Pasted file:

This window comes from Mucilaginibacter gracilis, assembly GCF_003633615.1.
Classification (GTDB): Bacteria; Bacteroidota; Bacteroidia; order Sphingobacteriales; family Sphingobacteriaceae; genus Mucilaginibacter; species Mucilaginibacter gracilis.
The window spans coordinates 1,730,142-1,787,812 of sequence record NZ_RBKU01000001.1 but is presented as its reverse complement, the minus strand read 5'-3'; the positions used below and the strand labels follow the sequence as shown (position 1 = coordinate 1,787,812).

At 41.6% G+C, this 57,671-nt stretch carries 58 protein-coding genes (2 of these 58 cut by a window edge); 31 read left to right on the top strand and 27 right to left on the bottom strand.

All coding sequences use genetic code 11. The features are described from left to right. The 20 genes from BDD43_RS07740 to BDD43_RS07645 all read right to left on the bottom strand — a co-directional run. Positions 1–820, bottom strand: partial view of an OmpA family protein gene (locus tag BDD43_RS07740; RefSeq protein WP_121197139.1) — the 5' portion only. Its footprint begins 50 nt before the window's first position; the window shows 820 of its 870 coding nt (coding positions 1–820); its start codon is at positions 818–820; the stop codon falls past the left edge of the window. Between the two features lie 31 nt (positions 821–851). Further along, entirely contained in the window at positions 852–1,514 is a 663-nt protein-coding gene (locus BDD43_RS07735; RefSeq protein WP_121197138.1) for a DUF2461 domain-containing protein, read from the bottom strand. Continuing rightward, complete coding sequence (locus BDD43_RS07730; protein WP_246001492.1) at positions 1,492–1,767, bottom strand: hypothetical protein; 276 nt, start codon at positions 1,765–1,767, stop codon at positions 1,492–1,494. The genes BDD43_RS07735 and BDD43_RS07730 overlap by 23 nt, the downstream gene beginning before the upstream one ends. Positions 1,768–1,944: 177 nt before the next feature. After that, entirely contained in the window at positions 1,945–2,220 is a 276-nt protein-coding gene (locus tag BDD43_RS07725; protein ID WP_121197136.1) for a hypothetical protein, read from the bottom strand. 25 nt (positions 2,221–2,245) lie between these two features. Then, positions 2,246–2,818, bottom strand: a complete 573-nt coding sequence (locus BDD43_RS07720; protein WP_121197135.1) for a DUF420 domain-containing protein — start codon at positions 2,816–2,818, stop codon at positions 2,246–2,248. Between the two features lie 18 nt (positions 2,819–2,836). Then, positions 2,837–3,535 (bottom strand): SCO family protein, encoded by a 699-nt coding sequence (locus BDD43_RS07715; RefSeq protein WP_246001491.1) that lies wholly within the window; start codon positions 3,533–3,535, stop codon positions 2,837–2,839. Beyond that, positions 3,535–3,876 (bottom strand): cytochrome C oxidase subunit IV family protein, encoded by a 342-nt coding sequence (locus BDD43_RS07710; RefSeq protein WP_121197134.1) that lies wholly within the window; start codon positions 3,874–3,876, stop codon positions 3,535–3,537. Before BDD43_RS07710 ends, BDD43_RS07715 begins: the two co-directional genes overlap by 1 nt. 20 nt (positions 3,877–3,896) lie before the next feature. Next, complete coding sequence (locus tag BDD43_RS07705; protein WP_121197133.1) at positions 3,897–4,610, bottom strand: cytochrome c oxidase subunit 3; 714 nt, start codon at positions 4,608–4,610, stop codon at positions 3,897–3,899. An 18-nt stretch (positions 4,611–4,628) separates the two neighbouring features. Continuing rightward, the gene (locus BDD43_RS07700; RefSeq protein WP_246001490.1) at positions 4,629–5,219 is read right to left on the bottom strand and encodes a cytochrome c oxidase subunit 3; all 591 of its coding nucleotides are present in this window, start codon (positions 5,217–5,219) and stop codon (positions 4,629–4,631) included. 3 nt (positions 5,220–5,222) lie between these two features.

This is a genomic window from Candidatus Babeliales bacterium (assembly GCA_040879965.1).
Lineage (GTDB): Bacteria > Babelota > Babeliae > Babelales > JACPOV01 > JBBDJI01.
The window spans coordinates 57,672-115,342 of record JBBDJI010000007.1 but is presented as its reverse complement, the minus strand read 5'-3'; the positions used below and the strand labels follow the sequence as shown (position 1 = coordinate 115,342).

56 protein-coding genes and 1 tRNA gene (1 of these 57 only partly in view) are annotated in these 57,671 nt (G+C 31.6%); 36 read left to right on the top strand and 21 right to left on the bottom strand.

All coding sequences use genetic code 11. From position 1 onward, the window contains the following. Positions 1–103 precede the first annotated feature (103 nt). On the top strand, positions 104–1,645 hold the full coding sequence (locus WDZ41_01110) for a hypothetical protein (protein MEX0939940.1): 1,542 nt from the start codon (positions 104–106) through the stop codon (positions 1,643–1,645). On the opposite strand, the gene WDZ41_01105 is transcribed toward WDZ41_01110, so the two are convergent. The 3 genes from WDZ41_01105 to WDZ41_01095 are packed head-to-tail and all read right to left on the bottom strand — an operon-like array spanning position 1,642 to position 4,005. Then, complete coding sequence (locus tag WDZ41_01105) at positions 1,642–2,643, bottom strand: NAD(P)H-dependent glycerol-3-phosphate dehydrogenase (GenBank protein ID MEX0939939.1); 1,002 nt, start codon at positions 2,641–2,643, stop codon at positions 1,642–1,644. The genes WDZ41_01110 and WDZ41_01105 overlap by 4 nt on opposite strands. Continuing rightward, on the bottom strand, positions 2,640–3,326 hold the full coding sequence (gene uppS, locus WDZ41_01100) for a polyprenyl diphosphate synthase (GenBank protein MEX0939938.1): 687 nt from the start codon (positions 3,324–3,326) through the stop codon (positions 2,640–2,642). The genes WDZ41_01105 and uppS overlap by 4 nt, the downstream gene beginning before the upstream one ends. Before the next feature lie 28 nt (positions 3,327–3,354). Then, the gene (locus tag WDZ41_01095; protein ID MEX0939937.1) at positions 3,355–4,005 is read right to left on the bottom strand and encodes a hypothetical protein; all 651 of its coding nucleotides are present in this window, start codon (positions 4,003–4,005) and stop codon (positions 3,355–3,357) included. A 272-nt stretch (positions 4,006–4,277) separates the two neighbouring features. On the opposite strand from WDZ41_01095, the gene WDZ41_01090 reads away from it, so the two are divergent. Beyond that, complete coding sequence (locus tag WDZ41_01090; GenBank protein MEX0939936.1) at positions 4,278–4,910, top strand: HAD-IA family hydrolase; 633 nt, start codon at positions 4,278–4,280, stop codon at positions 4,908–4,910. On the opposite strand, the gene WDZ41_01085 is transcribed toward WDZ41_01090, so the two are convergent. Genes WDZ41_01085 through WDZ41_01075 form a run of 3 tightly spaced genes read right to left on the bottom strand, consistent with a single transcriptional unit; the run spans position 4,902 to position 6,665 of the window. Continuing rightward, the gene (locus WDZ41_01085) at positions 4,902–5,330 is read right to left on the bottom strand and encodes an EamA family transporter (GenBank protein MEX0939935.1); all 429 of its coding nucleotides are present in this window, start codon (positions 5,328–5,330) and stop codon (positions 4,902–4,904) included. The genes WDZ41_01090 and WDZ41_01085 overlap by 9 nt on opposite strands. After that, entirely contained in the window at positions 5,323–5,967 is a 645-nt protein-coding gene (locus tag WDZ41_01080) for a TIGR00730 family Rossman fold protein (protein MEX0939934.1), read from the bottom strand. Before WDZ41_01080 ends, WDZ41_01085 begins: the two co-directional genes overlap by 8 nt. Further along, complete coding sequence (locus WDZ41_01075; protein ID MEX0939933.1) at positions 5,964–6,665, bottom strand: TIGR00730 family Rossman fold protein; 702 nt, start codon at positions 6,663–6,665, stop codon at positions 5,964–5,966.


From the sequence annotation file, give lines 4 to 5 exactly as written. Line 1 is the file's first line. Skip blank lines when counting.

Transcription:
At 41.6% G+C, this 57,671-nt stretch carries 58 protein-coding genes (2 of these 58 cut by a window edge); 31 read left to right on the top strand and 27 right to left on the bottom strand.

All coding sequences use genetic code 11. The features are described from left to right. The 20 genes from BDD43_RS07740 to BDD43_RS07645 all read right to left on the bottom strand — a co-directional run. Positions 1–820, bottom strand: partial view of an OmpA family protein gene (locus tag BDD43_RS07740; RefSeq protein WP_121197139.1) — the 5' portion only. Its footprint begins 50 nt before the window's first position; the window shows 820 of its 870 coding nt (coding positions 1–820); its start codon is at positions 818–820; the stop codon falls past the left edge of the window. Between the two features lie 31 nt (positions 821–851). Further along, entirely contained in the window at positions 852–1,514 is a 663-nt protein-coding gene (locus BDD43_RS07735; RefSeq protein WP_121197138.1) for a DUF2461 domain-containing protein, read from the bottom strand. Continuing rightward, complete coding sequence (locus BDD43_RS07730; protein WP_246001492.1) at positions 1,492–1,767, bottom strand: hypothetical protein; 276 nt, start codon at positions 1,765–1,767, stop codon at positions 1,492–1,494. The genes BDD43_RS07735 and BDD43_RS07730 overlap by 23 nt, the downstream gene beginning before the upstream one ends. Positions 1,768–1,944: 177 nt before the next feature. After that, entirely contained in the window at positions 1,945–2,220 is a 276-nt protein-coding gene (locus tag BDD43_RS07725; protein ID WP_121197136.1) for a hypothetical protein, read from the bottom strand. 25 nt (positions 2,221–2,245) lie between these two features. Then, positions 2,246–2,818, bottom strand: a complete 573-nt coding sequence (locus BDD43_RS07720; protein WP_121197135.1) for a DUF420 domain-containing protein — start codon at positions 2,816–2,818, stop codon at positions 2,246–2,248. Between the two features lie 18 nt (positions 2,819–2,836). Then, positions 2,837–3,535 (bottom strand): SCO family protein, encoded by a 699-nt coding sequence (locus BDD43_RS07715; RefSeq protein WP_246001491.1) that lies wholly within the window; start codon positions 3,533–3,535, stop codon positions 2,837–2,839. Beyond that, positions 3,535–3,876 (bottom strand): cytochrome C oxidase subunit IV family protein, encoded by a 342-nt coding sequence (locus BDD43_RS07710; RefSeq protein WP_121197134.1) that lies wholly within the window; start codon positions 3,874–3,876, stop codon positions 3,535–3,537. Before BDD43_RS07710 ends, BDD43_RS07715 begins: the two co-directional genes overlap by 1 nt. 20 nt (positions 3,877–3,896) lie before the next feature. Next, complete coding sequence (locus tag BDD43_RS07705; protein WP_121197133.1) at positions 3,897–4,610, bottom strand: cytochrome c oxidase subunit 3; 714 nt, start codon at positions 4,608–4,610, stop codon at positions 3,897–3,899. An 18-nt stretch (positions 4,611–4,628) separates the two neighbouring features. Continuing rightward, the gene (locus BDD43_RS07700; RefSeq protein WP_246001490.1) at positions 4,629–5,219 is read right to left on the bottom strand and encodes a cytochrome c oxidase subunit 3; all 591 of its coding nucleotides are present in this window, start codon (positions 5,217–5,219) and stop codon (positions 4,629–4,631) included. 3 nt (positions 5,220–5,222) lie between these two features.